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Software "engineer" by trade and study. enthusiast, loves . Also looking to pivot away from pure software, and into , or . Or in any other way contribute something meaningful back to this world. is my OS. I may have made a for it once.

Speaking of video games and anti-consumer behaviour, just added a forced arbitration clause to their ToS. It's ridiculous.

Every day I grow to love more and more.

I haven't been playing video games too much for the past year. Last week, I test-drived a new GPU on some of my favourite Steam games - and *every single one of them* had a "can we track the shit of you pretty pleasee? [yes] [no]" popup now.

I'm dismayed by the amount of tracking in PC games that happens. I wasn't aware of it. I'm also extremely happy I now get to be told about it, and can decline consent.

After something like 2+ years of not playing, I started looking at again. Turned out to be a quite interesting game; people seem to be building a lot of Kerbal-quality contraptions in it. Sad I don't have much time to play it :/.

I'm not saying that is the best thing since sliced bread, but it is pretty damn awesome.

(Would be even more so if they documented some features they've implemented in the past 2 years that e.g. enable you to model database schemas too.)

So I want to make a 2D/3D home plan with FOSS software.

- FreeCAD w/ Arch Workbench: complex, and not quite for this
- Sweet Home 3D: UI so slow it's completely unusable
- ... that's about it.

Let's try just Free-as-in-you-pay-with-data:
- Sketchup: steaming pile of .... seems useless for any measurement-driven work.

I guess maybe I should try Blender? :/.

Got some new hardware delivered. It's undergoing a thorough inspection now.

Any recommendation on a decent PC build for development? Not necessarily a compilation farm for Chrome browser, but something suitably 2019?

I tried to pick some components on a "should be enough for now" basis, and ended up with a $2500 build; this feels like overdoing it.

TeMPOraL boosted

Today's gem from documentation:

"This concept of :inline may be hard to understand. It was certainly hard to implement, so instead of confusing you more by trying to explain it here, I'll just suggest you meditate over it for a while."

gnu.org/software/emacs/manual/

I really miss something similar to spec in . Since most of the data structures are related to user configuration, here's an idea: I'm going to try to use defcustom and define-widget to explicitly specify the shapes and types of user-configurable data structures, and for those few I need internally, I'll probably resort to elisp records.

Or is there a better way to explicitly document types in elisp?

Example of various quirks I'd like to know about, for PL -> international invoices:

- Need to include VAT%, VAT amount columns.
- If invoicing in foreign currency & VAT applies, VAT needs to be in PLN, with annotated conversion rate for appropriate day.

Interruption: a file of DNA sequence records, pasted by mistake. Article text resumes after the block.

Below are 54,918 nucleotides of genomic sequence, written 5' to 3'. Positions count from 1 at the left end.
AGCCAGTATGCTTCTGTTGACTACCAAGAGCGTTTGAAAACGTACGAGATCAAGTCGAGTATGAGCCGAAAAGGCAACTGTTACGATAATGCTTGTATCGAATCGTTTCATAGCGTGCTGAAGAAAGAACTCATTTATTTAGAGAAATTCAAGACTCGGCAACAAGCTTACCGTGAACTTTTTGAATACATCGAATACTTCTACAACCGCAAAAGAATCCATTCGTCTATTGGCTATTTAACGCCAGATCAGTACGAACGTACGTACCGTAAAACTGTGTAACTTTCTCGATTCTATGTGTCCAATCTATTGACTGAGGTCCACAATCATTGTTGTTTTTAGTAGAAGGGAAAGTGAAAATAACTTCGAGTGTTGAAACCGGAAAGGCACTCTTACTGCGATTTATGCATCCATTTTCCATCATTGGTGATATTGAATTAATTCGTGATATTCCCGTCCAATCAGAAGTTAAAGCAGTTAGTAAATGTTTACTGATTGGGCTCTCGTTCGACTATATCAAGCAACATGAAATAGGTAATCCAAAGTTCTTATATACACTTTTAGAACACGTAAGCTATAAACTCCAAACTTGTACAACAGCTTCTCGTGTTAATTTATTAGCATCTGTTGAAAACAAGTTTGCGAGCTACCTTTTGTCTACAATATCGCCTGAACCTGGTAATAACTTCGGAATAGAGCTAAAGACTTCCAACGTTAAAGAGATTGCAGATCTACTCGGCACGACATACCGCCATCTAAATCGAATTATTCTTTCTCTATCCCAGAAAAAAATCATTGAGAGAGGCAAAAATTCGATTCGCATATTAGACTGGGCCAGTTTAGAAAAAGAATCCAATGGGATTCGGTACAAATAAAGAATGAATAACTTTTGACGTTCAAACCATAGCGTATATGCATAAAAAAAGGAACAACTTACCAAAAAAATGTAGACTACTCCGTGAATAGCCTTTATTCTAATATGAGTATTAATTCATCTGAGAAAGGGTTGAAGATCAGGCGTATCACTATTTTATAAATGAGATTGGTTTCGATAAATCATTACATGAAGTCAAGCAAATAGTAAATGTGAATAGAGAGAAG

- If multiple VAT rates are used, I need to have subtotals.
- "Reverse charge" needs to be mentioned if applicable.
- Many things need to be written in Polish.

I want to make design flexible enough to support similar caveats for as many people as possible.

a request for all people working .

I'm rewriting my invoicing package for production/release quality. I'd love to make it work with contracting invoices other than PL->PL and PL->US. If you could show me the invoice templates you use, I'd be very helpful. I'm particularly interested in column names (especially taxes), whatever extra remarks you include and other legal requirements specific to your countries.

Thanks in advance!

Woah, Dash is amazing. It's essentially Clojure in :D.

github.com/magnars/dash.el
(See especially "Function combinators")

Ok, so I set up an instance of for myself, and... well, it works. Not to be the complainer, but for a product that did a Show six years ago, it seems pretty bare-bones.

I guess I'll have to learn me some Python and add the functionality I need.

After two years since I last used it, I go to docker.com to check out how you install the good ol' friendly docker tool on the server, and...

Well, what the fuck, ? What's with all this nonsense? The page has literally everything *except* info on Docker proper.

I'm looking for a private Pinterest alternative; something focused on managing images for building an ideas/design reference scrapbook. Ability to self-host it would be a nice bonus. Any recommendations?

Simple, useful, bullshit-free.

You can tell it's a research project and not an actual product by the privacy note being right where you need it, answering the obvious questions directly.

Building things is frustrating.

I thought I'm 80% done with a project, and now I discovered that some base assumptions I implicitly made are incorrect. Now I have to either severely limit the scope of the project, or redesign the whole thing.

has deployed its deorbit sail some time ago, and is steadily losing altitude. Here's a tracking page, for those who like space charts: sail.pw-sat.pl/.

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